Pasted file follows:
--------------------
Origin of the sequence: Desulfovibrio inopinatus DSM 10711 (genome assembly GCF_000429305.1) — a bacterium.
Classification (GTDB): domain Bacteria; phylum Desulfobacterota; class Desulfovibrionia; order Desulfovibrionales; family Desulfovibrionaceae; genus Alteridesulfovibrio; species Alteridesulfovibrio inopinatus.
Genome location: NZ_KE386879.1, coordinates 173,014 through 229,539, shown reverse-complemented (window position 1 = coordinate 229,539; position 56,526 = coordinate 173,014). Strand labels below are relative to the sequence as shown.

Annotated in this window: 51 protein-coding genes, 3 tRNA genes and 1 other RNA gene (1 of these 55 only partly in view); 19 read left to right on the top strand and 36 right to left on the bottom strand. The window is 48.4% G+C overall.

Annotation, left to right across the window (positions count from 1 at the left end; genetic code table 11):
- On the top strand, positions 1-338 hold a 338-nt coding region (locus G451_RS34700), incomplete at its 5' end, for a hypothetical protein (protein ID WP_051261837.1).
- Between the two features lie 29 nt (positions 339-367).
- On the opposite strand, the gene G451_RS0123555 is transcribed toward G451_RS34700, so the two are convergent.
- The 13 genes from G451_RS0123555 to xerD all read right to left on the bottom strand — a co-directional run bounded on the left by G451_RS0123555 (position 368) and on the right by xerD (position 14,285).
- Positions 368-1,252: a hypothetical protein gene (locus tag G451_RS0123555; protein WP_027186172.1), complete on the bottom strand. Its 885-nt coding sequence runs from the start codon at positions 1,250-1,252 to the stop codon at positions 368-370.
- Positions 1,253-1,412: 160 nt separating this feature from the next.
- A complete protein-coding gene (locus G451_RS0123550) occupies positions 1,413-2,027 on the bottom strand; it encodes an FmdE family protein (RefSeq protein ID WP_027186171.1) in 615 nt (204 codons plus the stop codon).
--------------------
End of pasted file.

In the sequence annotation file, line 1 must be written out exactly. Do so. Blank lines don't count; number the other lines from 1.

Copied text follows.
Origin of the sequence: Desulfovibrio inopinatus DSM 10711 (genome assembly GCF_000429305.1) — a bacterium.